He slides his arms out of the overcoat. It crumples on the floor.

“Invite who?” she asks.

“Your friend.”

“What friend?”

“In the kitchen.”

May goes to the kitchen. Kanady lays down the package, follows her. She flicks a switch. The fluorescent bulb clicks, stutters, and comes on, bright. The kitchen is empty.

“I saw a face in the window. A man,” he says.

“Nobody is here.” Her voice chokes.

Kanady squints. She wears a dressing robe and slippers. The hair is tied up with an orange rubber band. The eyes are blue tinged with red. She is shorter by a few inches. She looks older than he remembers. The arms are limp at her sides.

“Something the matter?” she asks.

“Nah. Let’s go open it.”

They return to the living room in silence. She plops onto the floor beside the package. She runs her hands along the brown paper as if to smooth it, tears fingernails in. Out comes white packing fluff. She pushes it away. It drifts across the floor like clouds, sticks to the rug and gathers around the coffee table legs.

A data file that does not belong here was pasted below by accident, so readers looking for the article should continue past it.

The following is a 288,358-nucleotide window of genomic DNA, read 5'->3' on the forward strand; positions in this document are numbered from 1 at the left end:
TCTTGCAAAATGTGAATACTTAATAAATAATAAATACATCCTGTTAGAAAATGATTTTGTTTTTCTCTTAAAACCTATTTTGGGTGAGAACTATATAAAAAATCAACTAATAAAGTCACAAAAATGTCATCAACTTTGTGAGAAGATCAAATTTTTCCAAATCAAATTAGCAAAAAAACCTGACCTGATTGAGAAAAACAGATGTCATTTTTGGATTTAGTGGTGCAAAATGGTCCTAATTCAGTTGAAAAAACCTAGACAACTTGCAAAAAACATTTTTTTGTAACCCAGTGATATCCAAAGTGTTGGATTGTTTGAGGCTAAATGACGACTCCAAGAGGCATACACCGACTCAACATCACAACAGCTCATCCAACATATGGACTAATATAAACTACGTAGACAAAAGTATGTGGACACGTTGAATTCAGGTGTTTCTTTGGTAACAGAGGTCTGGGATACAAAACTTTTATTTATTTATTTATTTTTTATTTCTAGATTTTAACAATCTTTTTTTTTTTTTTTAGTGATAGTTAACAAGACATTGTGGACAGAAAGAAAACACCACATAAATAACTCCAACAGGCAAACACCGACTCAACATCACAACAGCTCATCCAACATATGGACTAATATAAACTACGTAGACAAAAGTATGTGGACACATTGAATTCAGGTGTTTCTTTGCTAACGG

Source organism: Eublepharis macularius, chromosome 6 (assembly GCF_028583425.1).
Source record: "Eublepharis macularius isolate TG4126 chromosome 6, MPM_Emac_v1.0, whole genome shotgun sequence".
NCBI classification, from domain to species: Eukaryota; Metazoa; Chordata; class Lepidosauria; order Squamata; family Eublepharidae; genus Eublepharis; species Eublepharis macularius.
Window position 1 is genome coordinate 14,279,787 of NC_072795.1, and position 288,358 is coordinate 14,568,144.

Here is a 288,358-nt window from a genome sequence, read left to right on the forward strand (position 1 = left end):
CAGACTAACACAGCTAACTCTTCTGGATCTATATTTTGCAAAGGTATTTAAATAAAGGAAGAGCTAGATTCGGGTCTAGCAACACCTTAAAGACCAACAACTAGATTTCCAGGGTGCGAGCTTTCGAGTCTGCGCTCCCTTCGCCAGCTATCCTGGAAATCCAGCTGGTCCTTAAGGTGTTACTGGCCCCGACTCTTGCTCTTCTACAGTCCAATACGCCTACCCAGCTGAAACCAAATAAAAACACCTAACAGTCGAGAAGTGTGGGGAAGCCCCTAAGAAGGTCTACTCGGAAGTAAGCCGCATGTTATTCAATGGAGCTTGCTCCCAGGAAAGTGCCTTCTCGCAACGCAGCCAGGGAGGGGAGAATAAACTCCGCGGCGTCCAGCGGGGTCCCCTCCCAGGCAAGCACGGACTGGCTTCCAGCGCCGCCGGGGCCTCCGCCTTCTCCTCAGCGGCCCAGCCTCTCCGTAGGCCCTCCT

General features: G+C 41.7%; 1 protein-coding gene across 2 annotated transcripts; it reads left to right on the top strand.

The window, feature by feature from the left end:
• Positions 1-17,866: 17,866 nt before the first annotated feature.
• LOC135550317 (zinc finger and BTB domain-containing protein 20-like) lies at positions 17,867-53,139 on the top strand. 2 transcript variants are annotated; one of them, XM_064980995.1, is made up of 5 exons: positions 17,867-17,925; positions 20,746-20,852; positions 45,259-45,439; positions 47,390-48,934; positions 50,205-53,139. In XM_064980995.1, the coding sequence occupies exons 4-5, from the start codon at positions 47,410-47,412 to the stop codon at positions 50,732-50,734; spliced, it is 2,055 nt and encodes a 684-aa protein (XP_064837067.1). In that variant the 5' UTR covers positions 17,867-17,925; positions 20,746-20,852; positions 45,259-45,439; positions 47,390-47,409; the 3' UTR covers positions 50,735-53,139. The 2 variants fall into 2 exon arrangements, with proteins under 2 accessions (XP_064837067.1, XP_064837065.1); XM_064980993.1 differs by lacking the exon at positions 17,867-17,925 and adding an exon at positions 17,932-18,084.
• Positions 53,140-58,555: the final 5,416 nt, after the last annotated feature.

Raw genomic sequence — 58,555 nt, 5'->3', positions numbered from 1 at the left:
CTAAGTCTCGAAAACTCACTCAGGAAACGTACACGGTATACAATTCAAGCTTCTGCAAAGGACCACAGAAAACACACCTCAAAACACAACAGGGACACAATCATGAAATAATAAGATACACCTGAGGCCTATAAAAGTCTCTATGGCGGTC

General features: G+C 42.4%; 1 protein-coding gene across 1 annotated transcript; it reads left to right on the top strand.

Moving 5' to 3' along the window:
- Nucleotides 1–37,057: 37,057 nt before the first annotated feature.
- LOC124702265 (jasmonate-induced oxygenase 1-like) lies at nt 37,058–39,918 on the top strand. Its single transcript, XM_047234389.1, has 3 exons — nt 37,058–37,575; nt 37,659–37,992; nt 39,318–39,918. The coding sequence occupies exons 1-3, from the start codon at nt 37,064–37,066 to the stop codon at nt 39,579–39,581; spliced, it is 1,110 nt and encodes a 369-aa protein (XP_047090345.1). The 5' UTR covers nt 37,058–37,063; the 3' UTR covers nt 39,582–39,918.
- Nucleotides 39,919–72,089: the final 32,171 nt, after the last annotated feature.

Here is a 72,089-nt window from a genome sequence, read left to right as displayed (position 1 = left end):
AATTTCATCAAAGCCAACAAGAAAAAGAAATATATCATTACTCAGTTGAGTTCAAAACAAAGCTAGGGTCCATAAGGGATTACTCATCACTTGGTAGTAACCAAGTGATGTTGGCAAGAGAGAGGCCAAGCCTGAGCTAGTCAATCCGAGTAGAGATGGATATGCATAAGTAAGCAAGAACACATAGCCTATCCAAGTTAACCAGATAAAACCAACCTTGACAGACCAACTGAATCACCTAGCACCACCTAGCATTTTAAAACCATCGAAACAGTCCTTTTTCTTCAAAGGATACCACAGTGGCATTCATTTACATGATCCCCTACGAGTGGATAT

What comes into the light is a long crystal mirror.

“Beautiful!” she says.

She wipes the packing fluff off the mirror. He pushes the fluff into a pile with his feet. The mirror lays face-up on the floor. The room is inverted, her feet look huge. She looks up from it and meets his eyes. She smiles, shows her teeth, stands, steps, presses her body firmly against his. Her arms surround his neck.

She kisses him; her tongue slips between his teeth like milk.

“Thanks,” she says.

Together they lift the mirror and carry it to the bedroom. They straighten the legs out, tighten the screws that let the glass tilt in its frame. It stands firm. Kanady moves back, sits on the bed, wordless. May goes to the kitchen to get dinner. He sits and gazes, not moving except to breathe.